An Affliction commonly found amongst actors, artists, and creative professionals. Symptoms include frustration, burnout, and applying to law school. May be contagious.
Let's talk Multi-Goal Syndrome. I know, it sounds like some kind of chronic disease and, in a way, it is, because it can certainly be fatal to your career. Multi-Goal Syndrome refers to having a ton of different interests and goals without having a tangible, organized plan for how to achieve any of them. This is such a common issue, especially in the arts, where creativity tends to outpace practicality, and people aspire to become multi-hyphenates.
I think it’s great to have different interests and skills, and it’s important to have a sense of ambition, a desire to conquer the world. But the reality is this: you can do anything, but you can’t do everything at once. What ends up happening is that you spread yourself too thin across so many different areas, and you never see enough real progress towards any of your goals. It’s a quick trip to frustration.
How do you know if you have Multi-Goal Syndrome? The most obvious symptom is feeling stuck, because you have a lot of goals that all feel equally important, and you can’t decide where to focus your attention. The solution to this issue is that you have to force yourself to prioritize, which can feel like an impossibility, I know. But you could narrow it down if you had to, and — trust me — if you want to make some progress, you have to.
I’m not saying that you have to take fifteen different focuses and choose only one. I’m talking about getting it down to five or, better yet, three. Remember, the purpose of goal setting is to help you focus, not overwhelm you, so you want to give yourself the time and space to explore one goal at a time. The thought of doing this, however, can trigger another symptom of Multi-Goal Syndrome: the fear of commitment. This is something that rears its head in the coaching room on a constant basis, a fear that, by committing to only one goal, all of your other goals will vanish forever. There’s a false sense of limiting yourself and your potential when, in reality, you’re actually giving yourself the freedom to realize your potential rather than being buried under the weight of too many options. When you’re throwing yourself in every possible direction, just hoping that something — anything — will work out, everything becomes more difficult. Networking is hard, marketing is hard, balancing your life and career is hard. The entire business becomes hard, because you don’t know what to do with your time and energy in order to make even the slightest amount of progress.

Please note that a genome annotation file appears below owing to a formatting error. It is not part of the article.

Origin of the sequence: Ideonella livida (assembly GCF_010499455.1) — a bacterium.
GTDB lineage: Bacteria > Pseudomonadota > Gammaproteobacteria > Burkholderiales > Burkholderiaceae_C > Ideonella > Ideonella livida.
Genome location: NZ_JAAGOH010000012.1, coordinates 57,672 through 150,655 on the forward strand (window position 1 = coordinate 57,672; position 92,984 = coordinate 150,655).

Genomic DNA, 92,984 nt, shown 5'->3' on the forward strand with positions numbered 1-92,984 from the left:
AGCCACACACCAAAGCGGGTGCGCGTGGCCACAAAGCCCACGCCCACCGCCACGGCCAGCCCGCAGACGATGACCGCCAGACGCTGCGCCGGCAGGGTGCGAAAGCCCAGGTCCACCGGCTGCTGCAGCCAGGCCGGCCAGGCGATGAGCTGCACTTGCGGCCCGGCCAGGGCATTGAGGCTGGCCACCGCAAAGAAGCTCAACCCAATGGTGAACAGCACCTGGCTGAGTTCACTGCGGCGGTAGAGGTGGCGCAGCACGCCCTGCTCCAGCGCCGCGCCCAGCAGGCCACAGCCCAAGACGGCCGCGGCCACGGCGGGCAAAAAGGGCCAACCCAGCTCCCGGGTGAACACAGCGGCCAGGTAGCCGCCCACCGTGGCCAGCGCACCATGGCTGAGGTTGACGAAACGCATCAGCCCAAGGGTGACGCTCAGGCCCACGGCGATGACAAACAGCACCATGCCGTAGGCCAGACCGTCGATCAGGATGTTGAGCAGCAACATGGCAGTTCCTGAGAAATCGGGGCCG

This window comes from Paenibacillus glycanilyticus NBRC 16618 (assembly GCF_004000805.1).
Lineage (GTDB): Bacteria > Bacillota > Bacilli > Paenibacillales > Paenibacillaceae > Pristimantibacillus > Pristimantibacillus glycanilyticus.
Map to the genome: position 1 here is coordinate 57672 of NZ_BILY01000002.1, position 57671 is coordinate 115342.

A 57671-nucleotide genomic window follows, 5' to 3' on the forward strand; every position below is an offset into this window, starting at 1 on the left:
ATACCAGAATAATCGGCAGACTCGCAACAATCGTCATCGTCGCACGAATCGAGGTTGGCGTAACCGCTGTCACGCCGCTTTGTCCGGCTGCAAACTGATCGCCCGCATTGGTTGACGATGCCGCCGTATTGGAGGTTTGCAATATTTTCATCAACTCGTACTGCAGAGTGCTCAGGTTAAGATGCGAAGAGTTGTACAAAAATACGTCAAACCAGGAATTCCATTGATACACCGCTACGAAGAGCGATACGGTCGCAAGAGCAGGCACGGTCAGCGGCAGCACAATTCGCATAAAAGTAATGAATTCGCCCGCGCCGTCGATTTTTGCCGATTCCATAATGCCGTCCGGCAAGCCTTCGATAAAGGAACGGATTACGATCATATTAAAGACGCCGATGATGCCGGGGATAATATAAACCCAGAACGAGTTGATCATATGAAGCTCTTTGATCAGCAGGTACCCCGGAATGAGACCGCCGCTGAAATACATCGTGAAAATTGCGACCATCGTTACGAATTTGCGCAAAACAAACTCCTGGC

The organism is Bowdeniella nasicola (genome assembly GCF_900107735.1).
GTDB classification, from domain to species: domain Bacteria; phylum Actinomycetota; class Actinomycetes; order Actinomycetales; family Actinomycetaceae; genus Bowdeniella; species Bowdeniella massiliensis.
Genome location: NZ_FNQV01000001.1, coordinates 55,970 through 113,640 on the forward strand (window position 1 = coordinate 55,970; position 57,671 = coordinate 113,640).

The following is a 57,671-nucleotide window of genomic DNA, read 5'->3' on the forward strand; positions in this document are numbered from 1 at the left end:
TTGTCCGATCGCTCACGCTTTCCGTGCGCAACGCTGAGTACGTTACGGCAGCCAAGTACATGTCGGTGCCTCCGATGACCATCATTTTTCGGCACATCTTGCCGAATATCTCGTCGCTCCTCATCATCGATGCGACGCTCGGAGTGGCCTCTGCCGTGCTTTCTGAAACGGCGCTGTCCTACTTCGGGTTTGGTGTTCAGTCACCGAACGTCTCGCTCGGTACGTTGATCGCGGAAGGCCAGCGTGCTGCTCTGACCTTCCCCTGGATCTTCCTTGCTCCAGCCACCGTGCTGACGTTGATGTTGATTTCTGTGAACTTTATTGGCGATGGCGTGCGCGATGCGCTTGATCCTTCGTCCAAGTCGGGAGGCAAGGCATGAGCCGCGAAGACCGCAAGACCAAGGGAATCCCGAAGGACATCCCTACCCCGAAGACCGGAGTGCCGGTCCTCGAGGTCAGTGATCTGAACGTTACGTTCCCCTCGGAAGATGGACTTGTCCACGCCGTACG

If all of this sounds good to you in theory, but the thought of focusing on one goal still makes your stomach clench, then think about it this way: you will be setting hundreds, maybe even thousands, of goals throughout your life. When you focus on one, it won’t be the end-all-be-all goal in your life. But you have to start somewhere in order to get to the rest of those goals.
So, what’s the most important goal to you right now? One thing I’ve learned over the years from growing my own business is that we accomplish ten times as much when we focus on one goal at a time, rather than trying to cover too many bases at once. By prioritizing our goals, we ground ourselves, making it less of a possibility that we’ll lose sight of what we’re working towards and, of course, creating a greater likelihood of success.
If you suffer from Multi-Goal Syndrome, I challenge you to focus your attention on one goal over the course of this next week. No matter how impossible it seems, just give it your best shot — I think you'll be pleasantly surprised do discover what you can accomplish when you put your mind to it!